Selection and purchase of a sports camera

Do you love extreme sports and would like to record your exploits? Forget half-measures and look for equipment that will survive even in the most difficult conditions. Only a sports camera can overcome such a high bar.

Today, recording is not a problem, as it is enough to climb into the pocket where there is a mobile phone or a simple digital camera with a standard video mode. Problems begin when the operator enters the field: starts the motor, skis... Dust, water, strong vibrations and breathtaking speed - let's face it - standard image-recording equipment will fall apart faster than you feel shortness of breath.

For such situations you need to buy a sports camera, which, unlike usual, can be indispensable. And that is why the market is becoming more and more of this technique. This, in turn, is accompanied by the growth of the range, which means there is an opportunity to choose the appropriate equipment.

What you need to focus on when choosing a sports camera:


The purpose of a sports camera is determined primarily by the corps. It has to be very strong and resistant to impact. It's not out of the question for the camera to get damaged after a fall or a crazy ride. Low temperatures, falls, wind, rain or swimming in a river or sea is not so much a threat as its elements. So check if the camera is waterproof. Otherwise, the kit must have a special case that allows you to work with the camera even a few tens of meters underwater.

The sports camera should be comfortable and easy to use. It is advisable to know in advance whether it is possible to perform at least basic functions in gloves and not go to the LCD panel. This will make it much easier to operate in winter or while riding a motorcycle. Some models feature a wireless remote control, whereby the user does not need to mess with the camera to turn on, stop or change settings.

Mounting system

Depending on the price and the manufacturer's decision, you can purchase additional holders that can also go bundled. Sometimes it can only be one element, other times even the whole set. Of course, the extra mount will be useful for placing the camera on your helmet, bike, car body, shoulder or safety glasses.


Resolution is nothing more than the number of points or pixels (vertically and horizontally) that make up the displayed image. The simplest format for recording digital cameras is SD (standard definition) with a resolution of 768 × 576 pixels.

However, it is quite common to find HD quality, under which there are four standards:

HD Ready (720p) - 1280x720px
HD (1080i) - 1920x1080px
Full HD (1080p) - 1920x1080px
Ultra HD (2160p) - 3840x2160px


It's one of the most important elements in the chamber. Her task is to convert incident light into electrical pulses, which in turn are the basis for creating a digital image. By studying the technical characteristics of the equipment, you will encounter different types of matrices. They will be first and foremost:


The resolution of the converter is also an important parameter. It determines the number of pixels that make up the matrix. This affects the quality of the recorded image. The larger the number of pixels, the better, because it means good sharpness, contrast, and color saturation. In HD standards, the absolute minimum is 2 million pixels. However, watch out for very high values (like 10 or 13 million). Looks great on packaging, but useful only when shooting. In turn, with SD technology, high resolution is an even more illusory parameter because the matrix uses only 400,000. pixels. If it's not 3CCD, then - 3 times 400,000.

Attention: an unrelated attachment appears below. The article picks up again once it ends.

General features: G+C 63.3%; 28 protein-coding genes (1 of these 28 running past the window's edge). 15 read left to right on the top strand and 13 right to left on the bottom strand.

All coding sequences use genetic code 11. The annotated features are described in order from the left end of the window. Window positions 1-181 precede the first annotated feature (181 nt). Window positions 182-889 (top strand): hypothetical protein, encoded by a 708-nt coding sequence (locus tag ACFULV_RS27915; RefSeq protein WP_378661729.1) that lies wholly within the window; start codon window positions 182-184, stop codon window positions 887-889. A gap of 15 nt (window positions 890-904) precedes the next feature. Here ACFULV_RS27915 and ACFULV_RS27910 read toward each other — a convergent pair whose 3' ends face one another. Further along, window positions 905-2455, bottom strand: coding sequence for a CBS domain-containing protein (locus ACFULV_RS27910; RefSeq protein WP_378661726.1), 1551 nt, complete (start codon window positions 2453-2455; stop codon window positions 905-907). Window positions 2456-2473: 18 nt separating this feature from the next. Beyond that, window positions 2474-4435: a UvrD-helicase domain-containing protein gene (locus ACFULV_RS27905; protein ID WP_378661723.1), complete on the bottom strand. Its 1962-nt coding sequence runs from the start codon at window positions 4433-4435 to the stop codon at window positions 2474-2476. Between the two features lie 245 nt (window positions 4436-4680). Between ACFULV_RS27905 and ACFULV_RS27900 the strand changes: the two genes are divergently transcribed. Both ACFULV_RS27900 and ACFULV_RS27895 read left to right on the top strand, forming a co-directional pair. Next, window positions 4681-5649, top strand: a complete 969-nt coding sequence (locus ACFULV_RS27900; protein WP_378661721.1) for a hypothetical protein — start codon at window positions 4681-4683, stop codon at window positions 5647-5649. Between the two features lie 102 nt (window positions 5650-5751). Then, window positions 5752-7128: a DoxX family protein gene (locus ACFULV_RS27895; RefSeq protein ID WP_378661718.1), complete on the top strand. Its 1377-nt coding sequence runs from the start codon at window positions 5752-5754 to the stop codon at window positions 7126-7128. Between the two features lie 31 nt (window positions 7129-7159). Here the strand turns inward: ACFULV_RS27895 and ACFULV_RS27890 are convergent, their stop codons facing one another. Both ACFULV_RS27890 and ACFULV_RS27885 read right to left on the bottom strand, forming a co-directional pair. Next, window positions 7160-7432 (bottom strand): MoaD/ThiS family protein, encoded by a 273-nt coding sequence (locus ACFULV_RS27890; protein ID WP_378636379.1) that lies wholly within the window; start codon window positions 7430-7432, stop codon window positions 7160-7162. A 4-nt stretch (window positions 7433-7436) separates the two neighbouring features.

Frames per second

If it were a simple camera, the number of frames would be much less significant. On television, this value is set at 25 frames per second for the PAL and SECAM systems and 29.97 frames for the NTSC system. Movies in theaters are displayed at a speed of 24 frames/s. And that's enough. But if you're recording a motorcycle ride, jumping a banjo or ski, 30fps can be completely unsatisfying. Therefore, sports cameras record images of 30 and 60, and in some models - up to 120 per second.

Focal Lens Length

This is very important for sports cameras. If it is wide enough, about 170º, when skiing or cycling you will be able to record an image that will cover not only the landscape, but also part of your ski or bike, as well as your hands and feet. It's called POV, or viewpoint. That means you get a very subjective clip that gives the impression of being filmed really in the first person.

Lens Brightness

This is another parameter that determines whether you will get satisfactory results when shooting in low light conditions. Defines the degree of opening of the aperture (f/). The lower it is, the more light enters the lens. Many sports camera models have a brightness of about f/2.8. Very bright move below 2.


Theoretically you have multiple media to choose from. In fact, DV mini-cassettes, dating back to the 90's, are now out of date. The DVD failed in terms of capacity. Hard drives are good, but not in sports cameras - they have a high demand for energy and are easily damaged even under the influence of small bumps. What's left?

Flash Memory - The media is small, lightweight and consumes little energy. They are housed in slots that feature cameras - SD, SDHC or SDXC (possibly MS - Memory Stick in Sony cameras). Currently, the most popular cards provide 16, 32 or 64 GB of free space. Sometimes the cameras are also equipped with internal memory.

In addition to everything, I would like to say that now on the market there are sports cameras and with other additional features and capabilities. First of all, you need to define your needs in order to purchase the equipment that is as suitable as possible throughout.